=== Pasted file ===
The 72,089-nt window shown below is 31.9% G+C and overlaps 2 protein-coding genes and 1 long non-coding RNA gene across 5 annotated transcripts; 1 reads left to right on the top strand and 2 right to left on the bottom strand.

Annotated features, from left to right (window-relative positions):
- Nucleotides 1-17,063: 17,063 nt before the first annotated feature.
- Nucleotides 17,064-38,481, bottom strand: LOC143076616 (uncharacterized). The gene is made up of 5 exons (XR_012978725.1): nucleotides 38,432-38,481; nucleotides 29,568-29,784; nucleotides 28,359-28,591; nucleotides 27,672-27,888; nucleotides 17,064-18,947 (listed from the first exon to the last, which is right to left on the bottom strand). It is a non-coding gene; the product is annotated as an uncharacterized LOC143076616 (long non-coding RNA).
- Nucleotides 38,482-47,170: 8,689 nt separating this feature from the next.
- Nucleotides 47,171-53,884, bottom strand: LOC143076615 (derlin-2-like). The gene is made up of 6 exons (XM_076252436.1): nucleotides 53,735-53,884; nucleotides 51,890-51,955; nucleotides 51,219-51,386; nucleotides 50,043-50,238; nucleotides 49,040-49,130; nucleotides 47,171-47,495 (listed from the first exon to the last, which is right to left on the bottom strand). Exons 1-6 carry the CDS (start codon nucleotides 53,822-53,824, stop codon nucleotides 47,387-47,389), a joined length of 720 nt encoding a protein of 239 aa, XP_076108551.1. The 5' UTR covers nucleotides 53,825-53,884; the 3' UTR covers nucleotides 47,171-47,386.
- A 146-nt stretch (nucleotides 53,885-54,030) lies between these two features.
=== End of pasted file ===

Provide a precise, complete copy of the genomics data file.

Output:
The 72,089-nt window shown below is 31.9% G+C and overlaps 2 protein-coding genes and 1 long non-coding RNA gene across 5 annotated transcripts; 1 reads left to right on the top strand and 2 right to left on the bottom strand.

Annotated features, from left to right (window-relative positions):
- Nucleotides 1-17,063: 17,063 nt before the first annotated feature.
- Nucleotides 17,064-38,481, bottom strand: LOC143076616 (uncharacterized). The gene is made up of 5 exons (XR_012978725.1): nucleotides 38,432-38,481; nucleotides 29,568-29,784; nucleotides 28,359-28,591; nucleotides 27,672-27,888; nucleotides 17,064-18,947 (listed from the first exon to the last, which is right to left on the bottom strand). It is a non-coding gene; the product is annotated as an uncharacterized LOC143076616 (long non-coding RNA).
- Nucleotides 38,482-47,170: 8,689 nt separating this feature from the next.
- Nucleotides 47,171-53,884, bottom strand: LOC143076615 (derlin-2-like). The gene is made up of 6 exons (XM_076252436.1): nucleotides 53,735-53,884; nucleotides 51,890-51,955; nucleotides 51,219-51,386; nucleotides 50,043-50,238; nucleotides 49,040-49,130; nucleotides 47,171-47,495 (listed from the first exon to the last, which is right to left on the bottom strand). Exons 1-6 carry the CDS (start codon nucleotides 53,822-53,824, stop codon nucleotides 47,387-47,389), a joined length of 720 nt encoding a protein of 239 aa, XP_076108551.1. The 5' UTR covers nucleotides 53,825-53,884; the 3' UTR covers nucleotides 47,171-47,386.
- A 146-nt stretch (nucleotides 53,885-54,030) lies between these two features.